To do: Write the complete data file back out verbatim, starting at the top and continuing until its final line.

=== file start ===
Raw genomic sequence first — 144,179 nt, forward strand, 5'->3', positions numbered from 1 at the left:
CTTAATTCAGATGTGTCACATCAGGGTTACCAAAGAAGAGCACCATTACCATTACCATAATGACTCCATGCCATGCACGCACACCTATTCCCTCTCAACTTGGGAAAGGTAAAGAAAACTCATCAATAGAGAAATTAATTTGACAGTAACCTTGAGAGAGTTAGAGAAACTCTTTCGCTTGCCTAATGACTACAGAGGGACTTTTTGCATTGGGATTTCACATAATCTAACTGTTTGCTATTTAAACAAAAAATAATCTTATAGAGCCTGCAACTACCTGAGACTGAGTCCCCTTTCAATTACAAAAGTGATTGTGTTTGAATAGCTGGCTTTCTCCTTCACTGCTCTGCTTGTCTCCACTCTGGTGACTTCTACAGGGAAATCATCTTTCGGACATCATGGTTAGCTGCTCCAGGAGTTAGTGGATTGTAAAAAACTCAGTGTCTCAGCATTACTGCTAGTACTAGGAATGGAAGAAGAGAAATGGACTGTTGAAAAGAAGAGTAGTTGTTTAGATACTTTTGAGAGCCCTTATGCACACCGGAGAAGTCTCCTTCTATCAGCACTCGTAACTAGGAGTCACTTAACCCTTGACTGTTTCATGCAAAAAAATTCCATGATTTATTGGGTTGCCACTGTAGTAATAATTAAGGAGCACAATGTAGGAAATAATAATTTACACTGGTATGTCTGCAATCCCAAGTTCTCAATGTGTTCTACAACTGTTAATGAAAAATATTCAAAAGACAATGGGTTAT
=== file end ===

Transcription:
Raw genomic sequence first — 144,179 nt, forward strand, 5'->3', positions numbered from 1 at the left:
CTTAATTCAGATGTGTCACATCAGGGTTACCAAAGAAGAGCACCATTACCATTACCATAATGACTCCATGCCATGCACGCACACCTATTCCCTCTCAACTTGGGAAAGGTAAAGAAAACTCATCAATAGAGAAATTAATTTGACAGTAACCTTGAGAGAGTTAGAGAAACTCTTTCGCTTGCCTAATGACTACAGAGGGACTTTTTGCATTGGGATTTCACATAATCTAACTGTTTGCTATTTAAACAAAAAATAATCTTATAGAGCCTGCAACTACCTGAGACTGAGTCCCCTTTCAATTACAAAAGTGATTGTGTTTGAATAGCTGGCTTTCTCCTTCACTGCTCTGCTTGTCTCCACTCTGGTGACTTCTACAGGGAAATCATCTTTCGGACATCATGGTTAGCTGCTCCAGGAGTTAGTGGATTGTAAAAAACTCAGTGTCTCAGCATTACTGCTAGTACTAGGAATGGAAGAAGAGAAATGGACTGTTGAAAAGAAGAGTAGTTGTTTAGATACTTTTGAGAGCCCTTATGCACACCGGAGAAGTCTCCTTCTATCAGCACTCGTAACTAGGAGTCACTTAACCCTTGACTGTTTCATGCAAAAAAATTCCATGATTTATTGGGTTGCCACTGTAGTAATAATTAAGGAGCACAATGTAGGAAATAATAATTTACACTGGTATGTCTGCAATCCCAAGTTCTCAATGTGTTCTACAACTGTTAATGAAAAATATTCAAAAGACAATGGGTTAT